“The original idea was literally to just strap a Surface Book onto something,” he says. “But after I got that out into the real world, I noticed there were some deficiencies with the camera and its ability to work in different scenarios.”  

When your face is your password

closeup of a pig on a farm

To improve the system, NoveTech partnered with Cape Coral, Fla.-based SensibleVision. The firm bills itself as the world leader in “true 3D face recognition” and its technology is integrated into commercial and consumer products made by vendors including Dell, Logitech, and Sony Vaio. Its hardware improved the consistency of reading a person’s face by using a time-of-flight 3D camera, which calculates the distance between different facial features by measuring the time it takes for a projected infrared laser to reflect off a target. Each point of reflection across a person’s face is assembled and stored with a unique number – not an image of the face – in a special database of facial scan templates that SensibleVision also operates.

“We want to make sure that privacy is protected in terms of existing processes and with new technologies,” says George Brostoff, CEO of SensibleVision. “When we create our templates, it’s done in a way that the face can’t be reconstructed.” 

SensibleVision’s server to store the face templates is built to handle the biometrics data for clients, including NoveTech. NoveTech’s backend system that stores data about enrolled users and what permissions they hold is stored on a separate cloud instance, using Amazon Web Services. The Protocol device connects with the servers using either Wi-Fi or an LTE Cat-1 modem, and Novetech can provide its clients that connectivity because it’s certified through the Verizon Partner Program. For telcos, creating partnerships with other tech companies in different industry verticals will be key to their future successes. 

We want to be able to function partially even if we lose internet connectivity.

The facial templates are also stored on the Protocol devices locally, where those users are expected to show up.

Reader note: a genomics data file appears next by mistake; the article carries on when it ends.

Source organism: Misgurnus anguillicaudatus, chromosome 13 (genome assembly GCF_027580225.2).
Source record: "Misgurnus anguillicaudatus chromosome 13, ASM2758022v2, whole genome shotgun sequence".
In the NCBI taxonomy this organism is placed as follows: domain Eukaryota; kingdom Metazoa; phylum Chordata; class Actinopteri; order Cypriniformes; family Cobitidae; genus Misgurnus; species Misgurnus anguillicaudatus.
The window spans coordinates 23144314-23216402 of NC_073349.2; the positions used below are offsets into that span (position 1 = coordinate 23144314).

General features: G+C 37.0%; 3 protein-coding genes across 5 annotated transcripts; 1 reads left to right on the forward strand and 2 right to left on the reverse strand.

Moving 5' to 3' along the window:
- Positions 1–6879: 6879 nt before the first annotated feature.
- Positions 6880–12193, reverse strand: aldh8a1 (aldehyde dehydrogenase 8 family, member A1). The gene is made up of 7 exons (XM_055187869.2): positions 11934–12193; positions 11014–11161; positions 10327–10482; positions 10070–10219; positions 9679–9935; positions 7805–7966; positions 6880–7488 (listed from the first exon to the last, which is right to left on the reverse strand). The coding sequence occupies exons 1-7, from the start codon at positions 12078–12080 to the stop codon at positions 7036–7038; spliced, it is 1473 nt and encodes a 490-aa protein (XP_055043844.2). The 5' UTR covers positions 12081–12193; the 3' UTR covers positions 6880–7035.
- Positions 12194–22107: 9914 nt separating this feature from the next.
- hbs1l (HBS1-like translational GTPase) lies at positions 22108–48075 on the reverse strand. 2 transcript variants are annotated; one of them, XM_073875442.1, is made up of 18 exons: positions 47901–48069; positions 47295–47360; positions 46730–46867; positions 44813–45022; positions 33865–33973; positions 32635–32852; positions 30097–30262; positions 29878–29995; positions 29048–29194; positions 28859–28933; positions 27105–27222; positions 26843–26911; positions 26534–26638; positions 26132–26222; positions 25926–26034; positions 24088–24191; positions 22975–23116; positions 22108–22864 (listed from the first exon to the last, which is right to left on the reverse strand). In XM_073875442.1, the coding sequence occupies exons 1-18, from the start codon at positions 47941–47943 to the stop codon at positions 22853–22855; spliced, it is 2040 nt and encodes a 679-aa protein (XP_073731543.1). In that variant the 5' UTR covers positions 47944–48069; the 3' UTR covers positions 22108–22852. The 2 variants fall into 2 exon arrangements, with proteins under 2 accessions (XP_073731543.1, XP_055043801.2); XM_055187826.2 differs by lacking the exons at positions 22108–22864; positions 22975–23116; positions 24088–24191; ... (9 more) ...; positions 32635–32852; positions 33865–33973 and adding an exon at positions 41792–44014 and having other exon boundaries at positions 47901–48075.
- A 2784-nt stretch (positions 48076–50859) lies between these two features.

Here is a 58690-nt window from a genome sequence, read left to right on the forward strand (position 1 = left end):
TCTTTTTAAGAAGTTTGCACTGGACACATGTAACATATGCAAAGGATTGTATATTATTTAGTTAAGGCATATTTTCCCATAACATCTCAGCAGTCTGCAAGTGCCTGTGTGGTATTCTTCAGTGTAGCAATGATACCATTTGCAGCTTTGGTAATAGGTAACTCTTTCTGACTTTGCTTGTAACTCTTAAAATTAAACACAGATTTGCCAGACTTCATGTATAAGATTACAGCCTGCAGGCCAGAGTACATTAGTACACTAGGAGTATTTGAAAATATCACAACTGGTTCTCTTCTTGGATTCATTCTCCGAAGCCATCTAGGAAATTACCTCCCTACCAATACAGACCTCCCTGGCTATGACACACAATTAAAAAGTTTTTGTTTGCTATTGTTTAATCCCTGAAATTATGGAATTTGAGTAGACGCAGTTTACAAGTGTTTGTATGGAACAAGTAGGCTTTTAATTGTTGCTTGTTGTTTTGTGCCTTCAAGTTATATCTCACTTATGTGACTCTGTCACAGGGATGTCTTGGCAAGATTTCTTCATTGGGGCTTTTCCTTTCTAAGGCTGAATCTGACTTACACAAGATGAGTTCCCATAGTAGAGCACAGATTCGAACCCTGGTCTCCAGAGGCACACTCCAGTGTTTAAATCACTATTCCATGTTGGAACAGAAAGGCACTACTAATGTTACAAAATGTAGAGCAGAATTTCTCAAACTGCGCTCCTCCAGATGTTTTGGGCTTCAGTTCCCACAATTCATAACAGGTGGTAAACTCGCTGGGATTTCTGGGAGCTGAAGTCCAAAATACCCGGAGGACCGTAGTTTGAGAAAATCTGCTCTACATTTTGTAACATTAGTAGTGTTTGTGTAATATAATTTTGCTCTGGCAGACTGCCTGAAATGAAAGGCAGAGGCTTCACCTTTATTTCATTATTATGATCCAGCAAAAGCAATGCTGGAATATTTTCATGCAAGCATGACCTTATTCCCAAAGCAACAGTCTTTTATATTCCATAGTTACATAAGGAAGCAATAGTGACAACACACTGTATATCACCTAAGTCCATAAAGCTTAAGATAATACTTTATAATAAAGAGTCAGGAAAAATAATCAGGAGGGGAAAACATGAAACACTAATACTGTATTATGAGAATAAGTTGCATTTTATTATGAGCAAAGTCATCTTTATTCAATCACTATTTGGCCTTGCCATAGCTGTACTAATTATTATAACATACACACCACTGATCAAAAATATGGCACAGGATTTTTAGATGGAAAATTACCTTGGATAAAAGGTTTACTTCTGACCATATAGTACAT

“We want to be able to function partially even if we lose internet connectivity,” Novero explains. “The backend is flexible enough that we could pivot it to other industries or almost anything is really easily done.”

Protocol is marketed to swine and poultry farmers, a niche industry solution. But COVID-19 is seriously impacting other industries:

  • Long-term care homes are a major hotspot of infection. Such establishments are where one-third of all COVID-19 deaths in the U.S. have occurred.
  • Meatpacking plants are also susceptible to outbreaks, as workers are within close proximity to each other in very cold temperatures. Dozens of plants in the U.S. have had to halt operations and the Midwest Center for Investigative Reporting revealed more than 20,000 cases linked to meatpacking plants.
  • The air travel industry is working with a new set of biosecurity guidelines and will be screening passengers before flights.

As a result, NoveTech is in discussions with new clients new to the world of biosecurity who need a solution fast. Instead of reacting to infections discovered through testing, long term care and health care facilities could be proactively screening people that need to move in and out of areas that are distinguished by being COVID-19 infected zones and COVID-19 free zones. 

“It could be that if you’re working in a hospital and if you were seen in a COVID patient’s room, the system will restrict you to the ward with COVID patients,” Novero says, giving a hypothetical use case. 

Even after a vaccine for the novel coronavirus is in production, it’s likely that many industries will have a need for biosecurity solutions for many years to come. Because if the pain caused by COVID-19 has taught us anything, it’s that we need to do more to prepare for the next pandemic.